Field Budding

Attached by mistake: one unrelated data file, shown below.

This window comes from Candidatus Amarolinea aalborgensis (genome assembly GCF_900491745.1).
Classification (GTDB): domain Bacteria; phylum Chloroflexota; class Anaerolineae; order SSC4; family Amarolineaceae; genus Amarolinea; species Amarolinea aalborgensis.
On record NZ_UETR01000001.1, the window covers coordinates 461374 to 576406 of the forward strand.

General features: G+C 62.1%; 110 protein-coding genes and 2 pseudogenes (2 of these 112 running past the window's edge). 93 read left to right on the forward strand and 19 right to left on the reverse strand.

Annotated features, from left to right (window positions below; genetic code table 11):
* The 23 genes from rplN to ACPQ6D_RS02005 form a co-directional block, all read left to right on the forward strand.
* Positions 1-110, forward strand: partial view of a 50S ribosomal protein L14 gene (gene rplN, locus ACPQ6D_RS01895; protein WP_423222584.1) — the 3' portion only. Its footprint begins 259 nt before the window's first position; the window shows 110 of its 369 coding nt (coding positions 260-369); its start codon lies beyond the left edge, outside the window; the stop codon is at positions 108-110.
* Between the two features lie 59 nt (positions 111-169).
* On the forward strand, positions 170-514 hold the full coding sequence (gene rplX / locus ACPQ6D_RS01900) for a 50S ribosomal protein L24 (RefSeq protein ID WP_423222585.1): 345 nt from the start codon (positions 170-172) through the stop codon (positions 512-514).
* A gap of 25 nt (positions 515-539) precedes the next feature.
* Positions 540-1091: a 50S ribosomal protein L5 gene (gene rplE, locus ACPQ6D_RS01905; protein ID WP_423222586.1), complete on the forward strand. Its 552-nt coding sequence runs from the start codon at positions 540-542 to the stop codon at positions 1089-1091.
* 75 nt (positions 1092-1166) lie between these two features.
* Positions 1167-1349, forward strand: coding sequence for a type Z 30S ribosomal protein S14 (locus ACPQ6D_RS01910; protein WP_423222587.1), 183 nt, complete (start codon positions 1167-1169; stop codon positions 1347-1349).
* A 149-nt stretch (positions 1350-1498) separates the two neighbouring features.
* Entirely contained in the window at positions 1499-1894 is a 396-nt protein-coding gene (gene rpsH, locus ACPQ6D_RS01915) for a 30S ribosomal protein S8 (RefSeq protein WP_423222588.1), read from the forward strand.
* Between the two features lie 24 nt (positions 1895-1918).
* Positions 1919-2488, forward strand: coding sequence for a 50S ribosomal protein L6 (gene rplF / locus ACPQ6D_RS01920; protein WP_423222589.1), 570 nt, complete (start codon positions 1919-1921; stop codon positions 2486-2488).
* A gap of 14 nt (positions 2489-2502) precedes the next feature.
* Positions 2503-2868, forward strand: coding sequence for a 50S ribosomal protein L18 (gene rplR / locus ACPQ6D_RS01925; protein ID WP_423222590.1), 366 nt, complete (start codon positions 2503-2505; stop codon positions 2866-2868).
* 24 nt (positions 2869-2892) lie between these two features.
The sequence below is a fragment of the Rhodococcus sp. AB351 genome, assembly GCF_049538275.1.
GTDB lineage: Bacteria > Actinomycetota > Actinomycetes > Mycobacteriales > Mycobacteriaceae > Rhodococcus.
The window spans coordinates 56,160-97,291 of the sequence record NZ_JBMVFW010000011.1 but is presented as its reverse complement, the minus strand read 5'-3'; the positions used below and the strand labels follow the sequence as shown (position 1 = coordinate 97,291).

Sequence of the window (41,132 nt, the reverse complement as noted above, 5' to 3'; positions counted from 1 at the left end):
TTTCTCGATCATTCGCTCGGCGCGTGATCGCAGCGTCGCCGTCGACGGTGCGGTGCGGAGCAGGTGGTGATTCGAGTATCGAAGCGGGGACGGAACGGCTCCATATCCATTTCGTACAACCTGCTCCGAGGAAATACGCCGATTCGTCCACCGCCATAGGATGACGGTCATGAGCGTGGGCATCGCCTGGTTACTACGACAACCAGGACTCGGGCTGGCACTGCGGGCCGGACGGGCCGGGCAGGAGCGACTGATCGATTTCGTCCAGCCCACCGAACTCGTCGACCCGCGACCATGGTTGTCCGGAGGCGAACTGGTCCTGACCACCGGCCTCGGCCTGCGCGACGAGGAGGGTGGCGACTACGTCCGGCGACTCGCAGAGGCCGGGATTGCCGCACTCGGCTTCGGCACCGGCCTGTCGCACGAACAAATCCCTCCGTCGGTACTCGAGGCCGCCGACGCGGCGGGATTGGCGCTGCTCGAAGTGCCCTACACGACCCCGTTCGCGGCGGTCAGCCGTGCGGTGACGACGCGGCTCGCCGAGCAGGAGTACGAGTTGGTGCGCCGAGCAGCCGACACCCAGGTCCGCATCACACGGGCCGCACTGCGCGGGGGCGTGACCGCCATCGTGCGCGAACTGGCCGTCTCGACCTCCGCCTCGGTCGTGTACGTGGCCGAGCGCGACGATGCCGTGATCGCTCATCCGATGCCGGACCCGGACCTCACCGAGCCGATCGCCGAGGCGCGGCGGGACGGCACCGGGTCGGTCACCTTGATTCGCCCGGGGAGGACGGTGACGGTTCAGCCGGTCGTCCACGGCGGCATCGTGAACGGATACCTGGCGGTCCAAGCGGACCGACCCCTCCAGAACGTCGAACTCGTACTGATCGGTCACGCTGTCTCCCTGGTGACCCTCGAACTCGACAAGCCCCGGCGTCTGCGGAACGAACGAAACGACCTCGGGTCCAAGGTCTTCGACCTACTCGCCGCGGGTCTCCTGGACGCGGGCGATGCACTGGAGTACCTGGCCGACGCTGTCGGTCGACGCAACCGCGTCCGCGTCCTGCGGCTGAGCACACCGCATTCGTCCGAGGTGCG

Field budding is a method of grafting grape vines, used especially in coastal California, in which the rootstocks are planted and allowed to grow for nearly a whole season before the grafting takes place. Then, rather than making a traditional woody graft, the worker in early September attaches a small chip (containing only one dormant bud of the desired fruiting variety) to the rootstock at just above ground level. The cambium layers must be held in good contact so that, as the vine continues to grow, a callous material forms around the cut, sealing it permanently. The chip is held in place and sealed from drying by wrapping the stem with a small piece of rubber strip. After this, the whole stem of the plant, including the budded section, is covered with several inches of loose earth, to keep the new bud shaded and cool so it will not begin to grow immediately. The vine then finishes its normal period of autumn maturation and goes into dormancy within several weeks. It is not touched again until the following spring. In spring, the worker uncovers the loose earth exposing the wrapped bud on the stem of the rooting. She cuts the rubber tape and checks to see that the bud has indeed become calloused firmly onto the stem. If so, she then cuts the vine off just above the bud so that there is no viable part of the vine left above the bud except the bud itself. Now, as the roots begin to allow sap to push upwards, the only bud available for growth is that which was added the previous September. This bud begins to grow, elongating into a vigorous shoot which can often grow to three feet in length within six weeks. Because it is delicate and friable, the new shoot must be tied every few inches to prevent breakage caused by the wind. It is this shoot which becomes the trunk of the new vine during this, its first year of active growth. (Wine/Other)